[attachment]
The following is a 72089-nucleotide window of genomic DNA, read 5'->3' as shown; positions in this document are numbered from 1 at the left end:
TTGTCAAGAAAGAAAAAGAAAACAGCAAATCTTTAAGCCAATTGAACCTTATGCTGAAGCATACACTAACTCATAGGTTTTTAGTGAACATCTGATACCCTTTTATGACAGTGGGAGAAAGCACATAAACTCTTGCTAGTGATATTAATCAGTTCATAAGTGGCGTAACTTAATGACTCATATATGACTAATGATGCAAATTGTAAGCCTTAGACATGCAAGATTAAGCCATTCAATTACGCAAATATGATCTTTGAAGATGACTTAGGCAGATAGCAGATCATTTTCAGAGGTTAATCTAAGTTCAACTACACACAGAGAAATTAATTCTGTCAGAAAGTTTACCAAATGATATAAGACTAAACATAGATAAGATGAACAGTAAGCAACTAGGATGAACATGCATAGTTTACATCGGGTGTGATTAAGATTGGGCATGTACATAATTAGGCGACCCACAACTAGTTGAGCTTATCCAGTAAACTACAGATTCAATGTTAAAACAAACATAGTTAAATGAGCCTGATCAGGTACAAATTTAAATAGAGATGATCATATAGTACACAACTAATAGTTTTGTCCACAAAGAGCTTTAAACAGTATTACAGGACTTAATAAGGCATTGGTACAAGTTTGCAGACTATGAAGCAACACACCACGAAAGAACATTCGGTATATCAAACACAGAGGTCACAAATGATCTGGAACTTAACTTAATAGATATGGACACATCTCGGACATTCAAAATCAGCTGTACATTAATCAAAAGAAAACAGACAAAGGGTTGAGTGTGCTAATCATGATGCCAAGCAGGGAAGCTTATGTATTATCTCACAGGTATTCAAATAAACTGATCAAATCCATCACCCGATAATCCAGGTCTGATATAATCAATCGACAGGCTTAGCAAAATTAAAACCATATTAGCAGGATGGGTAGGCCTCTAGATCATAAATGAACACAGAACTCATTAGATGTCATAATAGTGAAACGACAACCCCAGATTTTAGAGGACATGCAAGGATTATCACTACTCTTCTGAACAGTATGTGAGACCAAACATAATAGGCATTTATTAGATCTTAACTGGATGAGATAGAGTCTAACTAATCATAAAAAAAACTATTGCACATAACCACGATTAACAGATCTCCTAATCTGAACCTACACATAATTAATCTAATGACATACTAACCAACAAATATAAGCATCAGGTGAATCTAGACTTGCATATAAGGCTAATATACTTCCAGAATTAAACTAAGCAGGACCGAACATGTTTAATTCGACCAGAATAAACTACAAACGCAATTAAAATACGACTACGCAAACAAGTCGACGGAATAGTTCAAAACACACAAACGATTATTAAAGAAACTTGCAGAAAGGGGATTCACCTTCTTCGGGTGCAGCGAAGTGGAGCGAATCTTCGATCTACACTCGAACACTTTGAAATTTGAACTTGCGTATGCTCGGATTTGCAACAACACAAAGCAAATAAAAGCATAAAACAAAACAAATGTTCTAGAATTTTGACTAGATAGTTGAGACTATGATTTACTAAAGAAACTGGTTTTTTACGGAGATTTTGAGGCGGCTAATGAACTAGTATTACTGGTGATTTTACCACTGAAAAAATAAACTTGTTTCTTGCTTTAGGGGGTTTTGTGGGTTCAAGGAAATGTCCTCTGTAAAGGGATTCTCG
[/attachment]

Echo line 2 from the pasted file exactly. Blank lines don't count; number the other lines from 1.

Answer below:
TTGTCAAGAAAGAAAAAGAAAACAGCAAATCTTTAAGCCAATTGAACCTTATGCTGAAGCATACACTAACTCATAGGTTTTTAGTGAACATCTGATACCCTTTTATGACAGTGGGAGAAAGCACATAAACTCTTGCTAGTGATATTAATCAGTTCATAAGTGGCGTAACTTAATGACTCATATATGACTAATGATGCAAATTGTAAGCCTTAGACATGCAAGATTAAGCCATTCAATTACGCAAATATGATCTTTGAAGATGACTTAGGCAGATAGCAGATCATTTTCAGAGGTTAATCTAAGTTCAACTACACACAGAGAAATTAATTCTGTCAGAAAGTTTACCAAATGATATAAGACTAAACATAGATAAGATGAACAGTAAGCAACTAGGATGAACATGCATAGTTTACATCGGGTGTGATTAAGATTGGGCATGTACATAATTAGGCGACCCACAACTAGTTGAGCTTATCCAGTAAACTACAGATTCAATGTTAAAACAAACATAGTTAAATGAGCCTGATCAGGTACAAATTTAAATAGAGATGATCATATAGTACACAACTAATAGTTTTGTCCACAAAGAGCTTTAAACAGTATTACAGGACTTAATAAGGCATTGGTACAAGTTTGCAGACTATGAAGCAACACACCACGAAAGAACATTCGGTATATCAAACACAGAGGTCACAAATGATCTGGAACTTAACTTAATAGATATGGACACATCTCGGACATTCAAAATCAGCTGTACATTAATCAAAAGAAAACAGACAAAGGGTTGAGTGTGCTAATCATGATGCCAAGCAGGGAAGCTTATGTATTATCTCACAGGTATTCAAATAAACTGATCAAATCCATCACCCGATAATCCAGGTCTGATATAATCAATCGACAGGCTTAGCAAAATTAAAACCATATTAGCAGGATGGGTAGGCCTCTAGATCATAAATGAACACAGAACTCATTAGATGTCATAATAGTGAAACGACAACCCCAGATTTTAGAGGACATGCAAGGATTATCACTACTCTTCTGAACAGTATGTGAGACCAAACATAATAGGCATTTATTAGATCTTAACTGGATGAGATAGAGTCTAACTAATCATAAAAAAAACTATTGCACATAACCACGATTAACAGATCTCCTAATCTGAACCTACACATAATTAATCTAATGACATACTAACCAACAAATATAAGCATCAGGTGAATCTAGACTTGCATATAAGGCTAATATACTTCCAGAATTAAACTAAGCAGGACCGAACATGTTTAATTCGACCAGAATAAACTACAAACGCAATTAAAATACGACTACGCAAACAAGTCGACGGAATAGTTCAAAACACACAAACGATTATTAAAGAAACTTGCAGAAAGGGGATTCACCTTCTTCGGGTGCAGCGAAGTGGAGCGAATCTTCGATCTACACTCGAACACTTTGAAATTTGAACTTGCGTATGCTCGGATTTGCAACAACACAAAGCAAATAAAAGCATAAAACAAAACAAATGTTCTAGAATTTTGACTAGATAGTTGAGACTATGATTTACTAAAGAAACTGGTTTTTTACGGAGATTTTGAGGCGGCTAATGAACTAGTATTACTGGTGATTTTACCACTGAAAAAATAAACTTGTTTCTTGCTTTAGGGGGTTTTGTGGGTTCAAGGAAATGTCCTCTGTAAAGGGATTCTCG